(December 22, 2010)
|Twenty-plus years as a single GI sort of took a bit of the
luster off holidays for me, particularly Christmas. I was
usually hundreds of miles from home and family – if not on
the other side of the world – when Yuletide rolled around. I
generally wound up nursing a Cuba Libre, a scotch and water
or a screwdriver in a bar somewhere if I wasn't working my
own shift or subbing for some married co-worker so he could
be with his family.|
For some reason, I can't remember my first Christmas
overseas, but I do remember that I spent my first New Year's
Eve across the pond locked in a hotel room in Barcelona. My
buddies had introduced me to the delights of marijuana.
Mixed with the Cuba Libres, Sol y Sombras, and Lord knows
what else I'd been drinking, the demon weed sort of lowered
my inhibitions to the point where I was best not seen in
So they took me back to my hotel, locked me in, and bribed
the porter to keep an eye on me and let me out only if he
thought I was sober enough. It wasn't a problem, since I
didn't regain consciousness until well into the next day.
Imagine this from a guy who went to church every day until
he enlisted in the Air Force. Remember, it was the mid-'50s
when I enlisted. I joined the service as the prototypical
virginal youth, and departed some twenty years later as an
archetype of the incipient, cynical dirty-old-man.
Anyway, because of that episode, I missed out on a charming
custom that was practiced each New Year's Eve in Spain. As
the midnight hour approached, you'd purchase a small
cellophane package of grapes, and as the bells tolled
midnight, you would eat a grape and kiss a girl each time
the bells sounded. I, Of course, was kissing my pillow that
first New Year's midnight in Spain; but I never missed
another New Year's celebration during my four year tour
I spent another Christmas in a tent up on Easy Queen
Mountain in Korea in the company of my old radar set from
Vietnam. A two-week TDY somehow got stretched to nearly
three months. Reason given was that nobody else seemed to
have my success at keeping the old UPS-1 on the air. I know
it couldn't have been because of my independent attitude.
(It would seem that after Viet Nam, I did not suffer fools
too gladly... whoever they might be.)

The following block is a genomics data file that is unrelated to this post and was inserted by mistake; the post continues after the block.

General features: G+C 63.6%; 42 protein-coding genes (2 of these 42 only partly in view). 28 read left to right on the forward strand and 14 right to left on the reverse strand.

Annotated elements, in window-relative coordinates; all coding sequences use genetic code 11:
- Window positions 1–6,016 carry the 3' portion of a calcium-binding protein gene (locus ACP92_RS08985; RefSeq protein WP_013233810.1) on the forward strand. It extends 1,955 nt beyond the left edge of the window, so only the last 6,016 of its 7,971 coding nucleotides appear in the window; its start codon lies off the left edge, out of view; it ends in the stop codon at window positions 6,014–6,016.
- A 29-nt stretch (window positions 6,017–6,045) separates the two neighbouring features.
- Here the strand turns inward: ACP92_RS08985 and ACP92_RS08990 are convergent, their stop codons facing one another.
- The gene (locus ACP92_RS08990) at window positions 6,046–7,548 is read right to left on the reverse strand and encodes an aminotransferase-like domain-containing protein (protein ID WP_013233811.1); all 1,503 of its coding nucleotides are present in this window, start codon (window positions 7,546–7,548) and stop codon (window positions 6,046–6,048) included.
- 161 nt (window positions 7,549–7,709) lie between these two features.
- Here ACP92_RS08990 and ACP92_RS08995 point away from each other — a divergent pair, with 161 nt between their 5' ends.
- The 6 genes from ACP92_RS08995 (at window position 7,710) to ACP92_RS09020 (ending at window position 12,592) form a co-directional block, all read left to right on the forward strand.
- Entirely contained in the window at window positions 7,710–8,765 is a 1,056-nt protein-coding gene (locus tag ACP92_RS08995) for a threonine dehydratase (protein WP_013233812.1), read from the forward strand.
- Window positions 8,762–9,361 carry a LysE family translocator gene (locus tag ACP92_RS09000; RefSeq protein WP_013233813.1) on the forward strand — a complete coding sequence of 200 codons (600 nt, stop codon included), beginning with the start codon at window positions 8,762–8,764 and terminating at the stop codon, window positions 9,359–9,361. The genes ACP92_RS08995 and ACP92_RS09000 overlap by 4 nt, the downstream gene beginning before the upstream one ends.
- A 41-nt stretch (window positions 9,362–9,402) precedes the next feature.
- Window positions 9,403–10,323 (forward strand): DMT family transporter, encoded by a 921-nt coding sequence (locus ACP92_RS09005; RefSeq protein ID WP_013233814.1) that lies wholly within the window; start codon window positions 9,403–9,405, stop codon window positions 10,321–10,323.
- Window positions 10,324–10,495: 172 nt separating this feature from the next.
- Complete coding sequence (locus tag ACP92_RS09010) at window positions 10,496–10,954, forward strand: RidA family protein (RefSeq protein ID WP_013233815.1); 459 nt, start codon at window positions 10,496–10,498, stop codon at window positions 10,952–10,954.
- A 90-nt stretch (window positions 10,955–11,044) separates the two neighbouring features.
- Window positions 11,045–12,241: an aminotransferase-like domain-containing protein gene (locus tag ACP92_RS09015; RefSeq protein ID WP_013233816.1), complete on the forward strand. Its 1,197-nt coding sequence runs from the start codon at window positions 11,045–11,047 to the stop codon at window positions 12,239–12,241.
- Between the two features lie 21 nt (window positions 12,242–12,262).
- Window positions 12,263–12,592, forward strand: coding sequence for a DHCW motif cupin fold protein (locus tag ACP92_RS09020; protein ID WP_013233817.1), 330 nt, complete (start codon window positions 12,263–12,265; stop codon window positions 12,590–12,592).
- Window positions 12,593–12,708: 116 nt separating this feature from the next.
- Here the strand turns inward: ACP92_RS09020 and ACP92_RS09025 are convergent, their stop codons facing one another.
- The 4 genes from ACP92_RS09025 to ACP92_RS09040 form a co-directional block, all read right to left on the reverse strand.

And, so it went: from Mississippi to Montana to Alaska, or
wherever I happened to find myself during the Holiday
Season. Sometimes I spent Christmas at friends' homes in
Stateside places like Finland, Minnesota, sometimes on a
frozen Korean mountaintop, sometimes in an old French fort
in a jungle, sometimes in a Barcelona bar. But wherever I
happened to be, somehow something or someone always reminded
me; I was never able to escape the message of the season.
In Korea it was a high-ranking ROKAF officer (I like to
remember him as a two-star general, but I think he was
actually a colonel sent by the general) who suddenly
appeared in the maintenance tent with gift lighters to thank
us for our services. He had been told that I was on the
mountain alone, and he came all the way up in the snow to
give me my lighter personally rather than leave it down
below with my crew.
In Vietnam it was a little Vietnamese handyman whose name is
long forgotten but who found us a Christmas tree somewhere.
Didn't matter that it looked more like a branch than a tree
and we had to improvise the decorations. In Alaska, a young
Eskimo boy sent me a walrus tooth as thanks for having
taught him to bowl during an Open House. Unfortunately, my
ex-sister Nia Kuumba, nee Ethel, stole it from me. Sorry,
there's no other word for it; she's been light-fingered all
So, once again as the Holiday Season begins anew: Happy
Thanksgiving, Merry Christmas, Happy New Year, Happy
Hanukkah, Happy Kwanzaa. Peace on all our houses. The same
for Easter, Veterans Day, Memorial Day, the Fourth of July
and all the others – Peace and Prosperity.
By Thurman P. Woodfork|
Thurman P. Woodfork (Woody) spent his
Air Force career as a radar repairman in places as disparate as
Biloxi, Mississippi; Cut Bank, Montana; Tin City, Alaska; Rosas,
Spain and Tay Ninh, Vietnam. In Vietnam, he was assigned to
Detachment 7 of the 619th Tactical Control Squadron, a Forward Air
Command Post located on Trai Trang Sup. Trang Sup was an Army
Special Forces camp situated about fifty miles northwest of Saigon
in Tay Ninh province, close to the Cambodian border.
After Vietnam, Woody remained in the Air Force for nine more years.
Woodfork's site for more information
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